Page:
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It’s difficult to resist the temptation to pig-out when my in-laws come to visit. My father-in-law is a maestro in the kitchen – a culinary Leonardo da Vinci with inventions so delicious it could even make the reserved Mona Lisa smack her lips. And what better way to enjoy great food than to do so with the people you love? The company of family and friends compliments a meal like a creamy white sauce with your pasta or a glass of red wine with your fillet steak. The July holidays are over, but the fond memories created around the dining room table will forever be stored in the photo album of my mind.

Together with the good times, there was also an unhappy picture that haunted me. The figure of ‘ghosts’ walking aimlessly along the dimly-lit streets of town. Their hungry faces, sunken eyes and thin bodies bracing the winter cold – all alone. I saw them when I drove to purchase firewood at the local garage. Or when I went to the express store to buy chocolates and ice-cream for dessert. They were not invited to the dinner table. No hospitality was shown to them. They were the homeless, the outcasts, the down-and-out with no hope for tomorrow. It made me realise: it’s not just about what you eat, it’s about whom you invite to your table.

These contrasting memories (my well-fed family versus the homeless people in town) reminded me of the parable of the prodigal son. How we are all outcasts until we come home to the good Father and partake of the feast that He has prepared for us. The church father, St. Augustine of Hippo talks about this moment in his Confessions of St. Augustine: ‘Our heart is restless until it rests in you.’ Or to rephrase his words in a culinary context: ‘The heart is hungry until it eats the Bread of Life at God’s dinner table’. Now that my soul has become nourished, should I not become aware of the empty chair next to me?

Perhaps the problem in our society is that our definition of the term ‘family’ is too narrow. If I think of family I think of my immediate relatives, my parents and grandparents, my nieces and nephews, maybe even my friends at church, but not the people whom the good Host invites to the dinner table in Luke 14. In fact, the people on the fringes of society are not only invited to the table in the kingdom of God, but are made to be the guests of honour: The poor, blind, cripple and lame. Now that is what I call radical hospitality!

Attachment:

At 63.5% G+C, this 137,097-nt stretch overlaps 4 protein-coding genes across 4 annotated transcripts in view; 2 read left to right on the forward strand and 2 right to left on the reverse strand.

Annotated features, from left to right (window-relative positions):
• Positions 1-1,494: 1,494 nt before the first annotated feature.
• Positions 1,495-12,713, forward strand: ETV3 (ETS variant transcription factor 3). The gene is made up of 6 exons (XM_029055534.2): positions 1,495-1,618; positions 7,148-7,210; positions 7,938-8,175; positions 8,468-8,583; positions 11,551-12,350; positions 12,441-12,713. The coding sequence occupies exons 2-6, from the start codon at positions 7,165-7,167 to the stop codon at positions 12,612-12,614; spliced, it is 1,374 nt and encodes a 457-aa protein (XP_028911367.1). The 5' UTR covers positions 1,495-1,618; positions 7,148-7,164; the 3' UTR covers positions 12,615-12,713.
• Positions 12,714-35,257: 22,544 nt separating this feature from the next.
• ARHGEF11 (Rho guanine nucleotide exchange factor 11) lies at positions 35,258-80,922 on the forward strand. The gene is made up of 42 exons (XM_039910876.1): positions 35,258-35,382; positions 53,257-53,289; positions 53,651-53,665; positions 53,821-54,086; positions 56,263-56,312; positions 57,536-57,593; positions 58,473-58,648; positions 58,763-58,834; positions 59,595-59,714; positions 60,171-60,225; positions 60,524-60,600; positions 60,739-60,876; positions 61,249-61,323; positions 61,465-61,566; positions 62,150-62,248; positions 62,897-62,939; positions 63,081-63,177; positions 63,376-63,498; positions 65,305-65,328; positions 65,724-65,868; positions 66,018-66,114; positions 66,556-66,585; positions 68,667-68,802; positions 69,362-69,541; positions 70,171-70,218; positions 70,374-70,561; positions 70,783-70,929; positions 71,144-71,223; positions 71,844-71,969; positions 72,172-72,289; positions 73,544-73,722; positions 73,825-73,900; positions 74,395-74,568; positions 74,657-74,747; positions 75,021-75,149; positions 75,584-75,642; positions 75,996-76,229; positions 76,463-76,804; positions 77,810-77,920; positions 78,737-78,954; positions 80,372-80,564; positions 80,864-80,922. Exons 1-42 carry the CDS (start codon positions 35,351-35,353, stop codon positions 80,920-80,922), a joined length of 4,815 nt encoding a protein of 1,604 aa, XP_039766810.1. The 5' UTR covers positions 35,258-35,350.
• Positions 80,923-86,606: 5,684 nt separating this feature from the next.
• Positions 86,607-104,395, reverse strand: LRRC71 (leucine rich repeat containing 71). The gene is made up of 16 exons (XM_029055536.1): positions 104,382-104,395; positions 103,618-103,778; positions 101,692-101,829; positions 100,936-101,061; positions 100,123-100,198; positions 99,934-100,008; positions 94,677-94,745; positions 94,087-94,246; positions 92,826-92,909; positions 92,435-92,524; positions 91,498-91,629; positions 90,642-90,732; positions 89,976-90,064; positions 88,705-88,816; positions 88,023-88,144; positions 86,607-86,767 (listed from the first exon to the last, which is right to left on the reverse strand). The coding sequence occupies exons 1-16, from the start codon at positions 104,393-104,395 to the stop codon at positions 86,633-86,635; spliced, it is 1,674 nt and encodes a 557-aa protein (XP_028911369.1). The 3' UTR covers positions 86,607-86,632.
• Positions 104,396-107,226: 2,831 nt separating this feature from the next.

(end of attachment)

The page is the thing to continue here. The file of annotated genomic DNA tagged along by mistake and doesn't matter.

How does this type of inclusive, wide-ranging hospitality work? Some recent trouble with my motor vehicle forced me commute with a minibus taxi. After climbing onboard, I imagined the driver was going to take the shortest route to my workplace. Instead he took us on a zig-zag sightseeing tour throughout the backstreets of town. Up and down like a never-ending game of snakes and ladders, picking up person after person so he could earn the most from the trip. When the taxi seemed full, another passenger was added. And another. And another. At long last I arrived at work – barely on time, but with the realisation that God’s kingdom is like this generous minibus taxi: There’s room at the table for everyone!

Inviting others to your table starts with crossing boundaries – racial, language, gender, status, economic etc. – and making a connection. It’s a place where authentic relationships are formed – where the human dignity of the other person is respected and our humanity is shared. True hospitality means sharing physical bread, as well as the bread of our togetherness.

I decided to try God’s radical table manners for myself. This past Saturday afternoon I bought two cooked meals at the Supermarket (roast beef, potatoes and vegetables) and become a host to one of the homeless people I had previously ignored. Then we sat down and ate together. 

Christian Literature Fund has many resources that can help you in reaching out to others and being a witness of Jesus’ passionate love for humanity. Here are some free pamphlets that will empower you to make a difference in someone else’s life.

  • ‘The way to God’ (ENG129)
  • ‘Hospitality: To make place at our tables’ (ENG202)
  • ‘Reach out to others with a pamphlet’ (ENG158) Literature Fund
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